Methodological and Technological issues in Technology Transfer

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5.1 Introduction

Finance is a critical aspect of technology transfer. This chapter reviews various funding sources and financial mechanisms for conducting EST transfers, and the types of partnerships and stakeholder relationships that can support technology transfers. The chapter looks at the practical issues involved and explores a range of mechanisms and approaches. As discussed in Chapter 4, greater emphasis is being placed on more participatory models of technology transfer and creation of "social infrastructure." This chapter continues this discussion with a review of different forms of public-private partnerships.

Introduction of a new technology into a country usually requires investment, as does the diffusion of existing technologies within a country. Technology adaptation may also require substantial investments in design and/or production. Financing is also often required (and particularly difficult to obtain) in the early (developmental) phases of a technology transfer project or business. Without financing, very little technology investment or transfer takes place. The provision of financing depends upon those who have financial resources--whether governments or the private sector--being convinced that projects and the businesses that run them will justify the financial support or investment. And investment in ESTs and businesses will depend upon governments and private investors being convinced that these will justify--by whichever criteria they apply--the expenditure. This is the financial reality that underpins all technology investment and transfer processes. However, financing perspectives may differ enormously not only according to the project, technology and business, but according to the investor. Thus governments may offer a range of financing possibilities that differ radically from the private sector--and each contains enormous diversity itself.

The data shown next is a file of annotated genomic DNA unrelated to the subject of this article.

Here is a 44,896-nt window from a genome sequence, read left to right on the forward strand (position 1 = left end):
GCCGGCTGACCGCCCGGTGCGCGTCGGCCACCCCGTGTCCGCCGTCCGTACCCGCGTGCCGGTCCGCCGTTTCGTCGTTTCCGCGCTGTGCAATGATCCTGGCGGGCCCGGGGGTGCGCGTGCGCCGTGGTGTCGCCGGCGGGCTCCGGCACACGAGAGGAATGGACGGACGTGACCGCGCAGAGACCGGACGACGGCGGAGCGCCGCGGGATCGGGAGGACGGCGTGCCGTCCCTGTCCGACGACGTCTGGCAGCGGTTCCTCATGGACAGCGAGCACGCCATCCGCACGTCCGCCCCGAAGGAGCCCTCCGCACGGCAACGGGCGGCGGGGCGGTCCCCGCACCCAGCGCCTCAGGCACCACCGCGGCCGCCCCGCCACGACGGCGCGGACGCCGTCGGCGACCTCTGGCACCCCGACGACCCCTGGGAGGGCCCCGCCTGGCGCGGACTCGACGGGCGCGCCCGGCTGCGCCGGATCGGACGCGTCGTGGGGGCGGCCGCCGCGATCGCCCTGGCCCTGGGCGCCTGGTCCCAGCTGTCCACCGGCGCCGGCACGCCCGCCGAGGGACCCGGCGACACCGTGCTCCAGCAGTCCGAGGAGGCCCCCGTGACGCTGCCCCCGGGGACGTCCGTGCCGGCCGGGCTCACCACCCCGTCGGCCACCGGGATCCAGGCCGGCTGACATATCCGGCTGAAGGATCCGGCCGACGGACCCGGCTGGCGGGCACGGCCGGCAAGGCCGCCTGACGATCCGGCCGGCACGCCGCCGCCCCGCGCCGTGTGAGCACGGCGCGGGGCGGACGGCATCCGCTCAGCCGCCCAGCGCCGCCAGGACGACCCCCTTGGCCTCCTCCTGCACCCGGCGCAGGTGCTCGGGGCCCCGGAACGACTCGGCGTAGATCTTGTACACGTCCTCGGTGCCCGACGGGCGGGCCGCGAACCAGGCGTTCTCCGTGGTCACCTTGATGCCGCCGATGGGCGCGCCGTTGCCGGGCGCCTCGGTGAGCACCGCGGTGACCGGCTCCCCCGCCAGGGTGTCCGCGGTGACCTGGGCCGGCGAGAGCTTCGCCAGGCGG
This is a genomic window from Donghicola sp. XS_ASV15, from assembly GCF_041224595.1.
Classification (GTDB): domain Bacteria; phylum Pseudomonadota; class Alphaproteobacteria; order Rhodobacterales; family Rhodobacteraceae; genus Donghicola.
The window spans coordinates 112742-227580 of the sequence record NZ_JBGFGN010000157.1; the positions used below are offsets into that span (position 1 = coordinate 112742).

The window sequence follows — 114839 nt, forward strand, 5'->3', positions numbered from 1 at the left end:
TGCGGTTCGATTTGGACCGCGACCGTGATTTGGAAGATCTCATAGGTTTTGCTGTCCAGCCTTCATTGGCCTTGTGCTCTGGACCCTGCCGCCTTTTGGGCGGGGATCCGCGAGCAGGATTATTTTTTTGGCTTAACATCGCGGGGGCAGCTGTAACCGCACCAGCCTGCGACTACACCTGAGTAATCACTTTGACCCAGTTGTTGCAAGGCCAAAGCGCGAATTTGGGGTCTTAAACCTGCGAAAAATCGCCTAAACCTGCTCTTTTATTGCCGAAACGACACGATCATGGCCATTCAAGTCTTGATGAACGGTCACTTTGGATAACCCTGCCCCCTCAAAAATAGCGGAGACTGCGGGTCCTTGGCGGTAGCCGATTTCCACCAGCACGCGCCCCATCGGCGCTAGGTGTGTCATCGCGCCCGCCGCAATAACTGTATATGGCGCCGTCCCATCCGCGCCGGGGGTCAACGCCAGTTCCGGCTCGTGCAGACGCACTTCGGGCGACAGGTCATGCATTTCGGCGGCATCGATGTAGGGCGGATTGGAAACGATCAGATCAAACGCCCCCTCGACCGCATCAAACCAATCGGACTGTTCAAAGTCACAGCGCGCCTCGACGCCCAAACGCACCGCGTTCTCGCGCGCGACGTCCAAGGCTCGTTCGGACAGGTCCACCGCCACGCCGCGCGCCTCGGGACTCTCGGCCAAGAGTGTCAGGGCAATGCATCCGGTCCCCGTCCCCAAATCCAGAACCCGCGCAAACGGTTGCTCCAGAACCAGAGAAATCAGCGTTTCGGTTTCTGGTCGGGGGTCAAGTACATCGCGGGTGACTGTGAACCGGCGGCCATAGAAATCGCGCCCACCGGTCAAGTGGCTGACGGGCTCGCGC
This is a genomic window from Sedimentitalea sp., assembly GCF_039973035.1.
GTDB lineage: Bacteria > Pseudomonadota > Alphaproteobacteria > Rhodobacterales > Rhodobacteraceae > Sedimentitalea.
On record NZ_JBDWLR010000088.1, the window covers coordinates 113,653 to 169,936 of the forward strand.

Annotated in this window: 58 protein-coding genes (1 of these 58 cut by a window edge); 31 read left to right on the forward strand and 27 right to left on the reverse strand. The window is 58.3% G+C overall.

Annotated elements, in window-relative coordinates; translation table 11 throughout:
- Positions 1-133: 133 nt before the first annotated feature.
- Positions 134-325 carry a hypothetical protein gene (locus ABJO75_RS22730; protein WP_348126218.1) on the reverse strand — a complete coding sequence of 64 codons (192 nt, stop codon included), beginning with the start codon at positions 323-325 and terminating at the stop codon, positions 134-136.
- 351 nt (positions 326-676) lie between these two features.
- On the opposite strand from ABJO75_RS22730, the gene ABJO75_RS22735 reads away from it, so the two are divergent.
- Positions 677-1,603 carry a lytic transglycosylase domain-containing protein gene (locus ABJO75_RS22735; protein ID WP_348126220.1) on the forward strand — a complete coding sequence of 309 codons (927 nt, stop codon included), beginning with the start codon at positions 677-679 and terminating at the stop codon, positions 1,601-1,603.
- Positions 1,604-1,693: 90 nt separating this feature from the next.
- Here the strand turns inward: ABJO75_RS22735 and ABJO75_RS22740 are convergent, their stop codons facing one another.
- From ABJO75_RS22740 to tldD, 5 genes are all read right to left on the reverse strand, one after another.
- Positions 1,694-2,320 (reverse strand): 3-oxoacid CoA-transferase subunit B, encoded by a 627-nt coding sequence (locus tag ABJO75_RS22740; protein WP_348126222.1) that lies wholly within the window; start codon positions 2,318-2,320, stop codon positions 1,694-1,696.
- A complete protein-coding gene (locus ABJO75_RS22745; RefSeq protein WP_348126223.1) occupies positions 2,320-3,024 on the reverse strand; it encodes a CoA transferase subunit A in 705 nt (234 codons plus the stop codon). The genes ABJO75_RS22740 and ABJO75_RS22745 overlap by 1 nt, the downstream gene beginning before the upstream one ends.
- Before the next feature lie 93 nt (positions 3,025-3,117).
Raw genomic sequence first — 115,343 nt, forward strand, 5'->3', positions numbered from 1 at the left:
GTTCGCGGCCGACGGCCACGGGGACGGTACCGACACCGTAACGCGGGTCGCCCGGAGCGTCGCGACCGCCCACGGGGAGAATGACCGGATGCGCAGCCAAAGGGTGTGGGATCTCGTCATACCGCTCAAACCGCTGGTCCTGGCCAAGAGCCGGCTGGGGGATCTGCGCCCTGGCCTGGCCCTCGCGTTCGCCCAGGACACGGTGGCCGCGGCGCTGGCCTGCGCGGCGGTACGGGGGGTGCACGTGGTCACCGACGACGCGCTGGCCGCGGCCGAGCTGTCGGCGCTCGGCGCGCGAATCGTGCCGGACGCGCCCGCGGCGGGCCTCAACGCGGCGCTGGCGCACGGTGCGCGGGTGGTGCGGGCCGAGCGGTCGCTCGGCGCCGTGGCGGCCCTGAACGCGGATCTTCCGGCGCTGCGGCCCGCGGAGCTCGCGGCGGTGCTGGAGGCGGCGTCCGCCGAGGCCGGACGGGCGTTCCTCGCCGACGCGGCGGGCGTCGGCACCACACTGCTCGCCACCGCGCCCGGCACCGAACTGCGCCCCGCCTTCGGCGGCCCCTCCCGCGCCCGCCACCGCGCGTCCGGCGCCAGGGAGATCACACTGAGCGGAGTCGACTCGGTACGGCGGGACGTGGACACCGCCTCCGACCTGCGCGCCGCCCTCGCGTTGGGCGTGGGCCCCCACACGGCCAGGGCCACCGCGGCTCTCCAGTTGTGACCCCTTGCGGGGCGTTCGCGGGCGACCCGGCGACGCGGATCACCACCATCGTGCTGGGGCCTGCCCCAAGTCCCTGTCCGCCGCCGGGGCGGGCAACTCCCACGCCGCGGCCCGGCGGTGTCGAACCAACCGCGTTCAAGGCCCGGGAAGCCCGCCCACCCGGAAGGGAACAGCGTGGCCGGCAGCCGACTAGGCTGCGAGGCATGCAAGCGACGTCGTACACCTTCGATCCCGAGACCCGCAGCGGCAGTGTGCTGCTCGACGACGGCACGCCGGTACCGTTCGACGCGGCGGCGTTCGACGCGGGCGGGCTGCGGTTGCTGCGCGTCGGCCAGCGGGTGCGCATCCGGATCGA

Table 5.1 summarises the policy tools available related to financing and partnerships, and the barriers these are designed to overcome. The chapter begins by considering the role and scope of participatory techniques to help promote stakeholder dialogues and partnership. The chapter then considers the investment decisions made by private firms that bear on climate-change mitigation and technology transfer for private-sector-driven pathways. Public-sector finance and investment, which is of key significance for many forms of transfer, is considered in terms of direct government finance, official development assistance, and multilateral development bank lending. The section on private-sector finance and investment, which is becoming increasingly important in both the national and international diffusion of technology, discusses a broad range of financial mechanisms and modalities for finance within the private sector. Because the relationship between the public and private sectors has already changed markedly in recent years in many countries, public-private partnerships are discussed. Public-private partnerships can combine the positive attributes of both sectors and provide increasingly important opportunities to promote technology transfer. Finally, technology intermediaries are discussed as important mechanisms to overcome barriers associated with information, management, technology, and financing.